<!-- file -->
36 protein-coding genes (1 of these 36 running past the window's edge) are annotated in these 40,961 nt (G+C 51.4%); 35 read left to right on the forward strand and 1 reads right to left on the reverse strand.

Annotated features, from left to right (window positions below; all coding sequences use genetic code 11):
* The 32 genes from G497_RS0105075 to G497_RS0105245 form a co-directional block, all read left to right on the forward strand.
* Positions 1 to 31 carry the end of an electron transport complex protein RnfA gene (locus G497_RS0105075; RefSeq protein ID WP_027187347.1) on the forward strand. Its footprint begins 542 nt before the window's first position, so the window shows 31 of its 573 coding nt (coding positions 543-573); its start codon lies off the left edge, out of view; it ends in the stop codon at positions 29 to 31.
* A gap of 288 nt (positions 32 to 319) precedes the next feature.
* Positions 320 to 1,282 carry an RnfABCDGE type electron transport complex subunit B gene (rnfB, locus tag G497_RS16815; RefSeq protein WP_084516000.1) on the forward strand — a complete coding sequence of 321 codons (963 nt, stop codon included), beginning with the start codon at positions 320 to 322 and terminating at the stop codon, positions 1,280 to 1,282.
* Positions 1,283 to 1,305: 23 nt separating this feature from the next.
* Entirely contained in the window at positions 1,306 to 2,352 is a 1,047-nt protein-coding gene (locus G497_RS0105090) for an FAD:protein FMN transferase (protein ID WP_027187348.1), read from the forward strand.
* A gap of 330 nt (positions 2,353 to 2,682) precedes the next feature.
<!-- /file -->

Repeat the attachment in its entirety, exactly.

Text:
36 protein-coding genes (1 of these 36 running past the window's edge) are annotated in these 40,961 nt (G+C 51.4%); 35 read left to right on the forward strand and 1 reads right to left on the reverse strand.

Annotated features, from left to right (window positions below; all coding sequences use genetic code 11):
* The 32 genes from G497_RS0105075 to G497_RS0105245 form a co-directional block, all read left to right on the forward strand.
* Positions 1 to 31 carry the end of an electron transport complex protein RnfA gene (locus G497_RS0105075; RefSeq protein ID WP_027187347.1) on the forward strand. Its footprint begins 542 nt before the window's first position, so the window shows 31 of its 573 coding nt (coding positions 543-573); its start codon lies off the left edge, out of view; it ends in the stop codon at positions 29 to 31.
* A gap of 288 nt (positions 32 to 319) precedes the next feature.
* Positions 320 to 1,282 carry an RnfABCDGE type electron transport complex subunit B gene (rnfB, locus tag G497_RS16815; RefSeq protein WP_084516000.1) on the forward strand — a complete coding sequence of 321 codons (963 nt, stop codon included), beginning with the start codon at positions 320 to 322 and terminating at the stop codon, positions 1,280 to 1,282.
* Positions 1,283 to 1,305: 23 nt separating this feature from the next.
* Entirely contained in the window at positions 1,306 to 2,352 is a 1,047-nt protein-coding gene (locus G497_RS0105090) for an FAD:protein FMN transferase (protein ID WP_027187348.1), read from the forward strand.
* A gap of 330 nt (positions 2,353 to 2,682) precedes the next feature.